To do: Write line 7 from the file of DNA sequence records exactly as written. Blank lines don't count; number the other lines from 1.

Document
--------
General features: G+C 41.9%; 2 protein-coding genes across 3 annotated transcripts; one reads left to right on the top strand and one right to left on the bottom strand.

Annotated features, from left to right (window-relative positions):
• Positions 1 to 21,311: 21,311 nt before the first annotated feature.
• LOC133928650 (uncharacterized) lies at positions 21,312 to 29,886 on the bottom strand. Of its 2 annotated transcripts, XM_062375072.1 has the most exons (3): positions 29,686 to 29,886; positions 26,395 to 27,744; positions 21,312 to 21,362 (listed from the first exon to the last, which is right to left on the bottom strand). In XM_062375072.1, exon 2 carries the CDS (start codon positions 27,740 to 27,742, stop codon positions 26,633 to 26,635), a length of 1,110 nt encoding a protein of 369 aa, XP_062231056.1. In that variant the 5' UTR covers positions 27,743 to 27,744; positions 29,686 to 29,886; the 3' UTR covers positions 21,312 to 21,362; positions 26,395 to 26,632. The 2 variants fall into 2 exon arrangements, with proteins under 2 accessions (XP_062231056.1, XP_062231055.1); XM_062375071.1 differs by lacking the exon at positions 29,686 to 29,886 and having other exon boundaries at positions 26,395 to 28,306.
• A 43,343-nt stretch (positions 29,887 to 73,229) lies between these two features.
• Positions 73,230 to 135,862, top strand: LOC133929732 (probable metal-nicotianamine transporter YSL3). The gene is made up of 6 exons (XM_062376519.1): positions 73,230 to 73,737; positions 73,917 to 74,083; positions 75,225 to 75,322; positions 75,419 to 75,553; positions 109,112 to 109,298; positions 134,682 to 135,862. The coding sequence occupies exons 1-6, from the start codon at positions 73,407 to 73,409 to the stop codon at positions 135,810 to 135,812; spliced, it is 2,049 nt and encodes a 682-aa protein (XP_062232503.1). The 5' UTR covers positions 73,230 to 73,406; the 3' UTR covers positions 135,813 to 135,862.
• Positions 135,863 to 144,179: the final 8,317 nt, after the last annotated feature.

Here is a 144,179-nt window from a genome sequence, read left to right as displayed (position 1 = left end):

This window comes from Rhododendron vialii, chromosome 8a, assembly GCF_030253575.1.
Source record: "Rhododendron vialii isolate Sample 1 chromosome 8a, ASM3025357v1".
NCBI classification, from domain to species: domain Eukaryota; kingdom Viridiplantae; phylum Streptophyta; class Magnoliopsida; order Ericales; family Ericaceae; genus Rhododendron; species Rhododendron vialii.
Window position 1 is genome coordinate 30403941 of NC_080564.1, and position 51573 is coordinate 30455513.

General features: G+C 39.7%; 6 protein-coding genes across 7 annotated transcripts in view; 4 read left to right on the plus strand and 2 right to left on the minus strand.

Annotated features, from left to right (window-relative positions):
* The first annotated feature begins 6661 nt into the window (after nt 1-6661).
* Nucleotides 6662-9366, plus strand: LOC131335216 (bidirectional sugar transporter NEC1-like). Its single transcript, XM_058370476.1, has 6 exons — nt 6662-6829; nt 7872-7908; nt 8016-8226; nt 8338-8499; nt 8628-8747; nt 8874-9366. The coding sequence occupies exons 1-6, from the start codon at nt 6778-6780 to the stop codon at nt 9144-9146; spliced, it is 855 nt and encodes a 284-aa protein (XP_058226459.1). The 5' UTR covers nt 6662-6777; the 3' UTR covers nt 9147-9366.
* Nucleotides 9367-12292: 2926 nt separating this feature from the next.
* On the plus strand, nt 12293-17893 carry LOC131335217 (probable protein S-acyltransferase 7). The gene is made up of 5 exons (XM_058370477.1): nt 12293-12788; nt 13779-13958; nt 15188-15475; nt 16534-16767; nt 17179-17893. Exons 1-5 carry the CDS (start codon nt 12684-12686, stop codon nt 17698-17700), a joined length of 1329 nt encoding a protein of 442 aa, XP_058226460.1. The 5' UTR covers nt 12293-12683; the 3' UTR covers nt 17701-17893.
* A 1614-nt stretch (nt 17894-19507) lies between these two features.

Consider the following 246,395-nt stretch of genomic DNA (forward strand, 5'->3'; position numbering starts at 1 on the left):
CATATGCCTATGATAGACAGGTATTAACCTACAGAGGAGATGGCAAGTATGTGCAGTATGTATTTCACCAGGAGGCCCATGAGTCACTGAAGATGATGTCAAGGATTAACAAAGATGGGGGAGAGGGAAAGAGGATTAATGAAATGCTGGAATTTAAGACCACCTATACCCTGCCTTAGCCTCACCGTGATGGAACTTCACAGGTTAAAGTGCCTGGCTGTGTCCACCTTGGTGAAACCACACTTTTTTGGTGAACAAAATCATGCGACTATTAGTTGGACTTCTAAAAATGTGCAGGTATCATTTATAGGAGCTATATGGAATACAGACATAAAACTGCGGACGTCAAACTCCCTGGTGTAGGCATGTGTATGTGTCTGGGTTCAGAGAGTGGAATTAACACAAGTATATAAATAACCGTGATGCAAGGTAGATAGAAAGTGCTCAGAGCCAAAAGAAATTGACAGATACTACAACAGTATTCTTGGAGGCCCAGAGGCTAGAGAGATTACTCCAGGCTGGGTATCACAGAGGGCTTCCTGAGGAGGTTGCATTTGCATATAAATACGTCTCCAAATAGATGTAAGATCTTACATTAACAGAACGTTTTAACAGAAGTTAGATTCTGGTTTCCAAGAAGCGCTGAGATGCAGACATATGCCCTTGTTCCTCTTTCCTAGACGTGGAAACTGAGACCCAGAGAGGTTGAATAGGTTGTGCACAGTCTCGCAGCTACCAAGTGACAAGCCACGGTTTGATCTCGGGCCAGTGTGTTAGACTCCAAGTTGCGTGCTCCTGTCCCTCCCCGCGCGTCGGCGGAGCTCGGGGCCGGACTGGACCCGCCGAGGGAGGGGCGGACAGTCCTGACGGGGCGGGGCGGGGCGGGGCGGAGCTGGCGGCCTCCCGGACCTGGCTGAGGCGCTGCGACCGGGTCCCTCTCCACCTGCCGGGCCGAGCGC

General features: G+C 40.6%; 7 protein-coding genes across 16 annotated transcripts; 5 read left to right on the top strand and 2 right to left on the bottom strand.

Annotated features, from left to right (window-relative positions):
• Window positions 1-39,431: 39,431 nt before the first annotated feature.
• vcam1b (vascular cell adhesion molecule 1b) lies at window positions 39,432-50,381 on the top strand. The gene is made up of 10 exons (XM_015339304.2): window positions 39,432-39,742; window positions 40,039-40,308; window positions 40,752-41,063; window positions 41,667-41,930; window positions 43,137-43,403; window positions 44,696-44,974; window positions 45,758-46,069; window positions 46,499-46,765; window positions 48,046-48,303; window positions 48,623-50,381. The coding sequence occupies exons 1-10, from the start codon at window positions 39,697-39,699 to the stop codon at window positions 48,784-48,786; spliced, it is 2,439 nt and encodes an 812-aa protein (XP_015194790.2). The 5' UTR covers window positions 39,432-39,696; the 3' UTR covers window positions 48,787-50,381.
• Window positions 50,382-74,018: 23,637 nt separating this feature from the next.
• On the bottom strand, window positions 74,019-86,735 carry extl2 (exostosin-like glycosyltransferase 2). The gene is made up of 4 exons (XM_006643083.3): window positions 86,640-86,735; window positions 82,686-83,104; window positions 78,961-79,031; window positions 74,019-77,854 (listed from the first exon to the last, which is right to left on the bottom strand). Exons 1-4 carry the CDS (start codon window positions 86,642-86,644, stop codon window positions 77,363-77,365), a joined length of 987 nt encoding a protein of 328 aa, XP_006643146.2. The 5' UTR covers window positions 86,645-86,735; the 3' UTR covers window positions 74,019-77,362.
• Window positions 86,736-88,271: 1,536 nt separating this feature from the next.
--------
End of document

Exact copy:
• Positions 135,863 to 144,179: the final 8,317 nt, after the last annotated feature.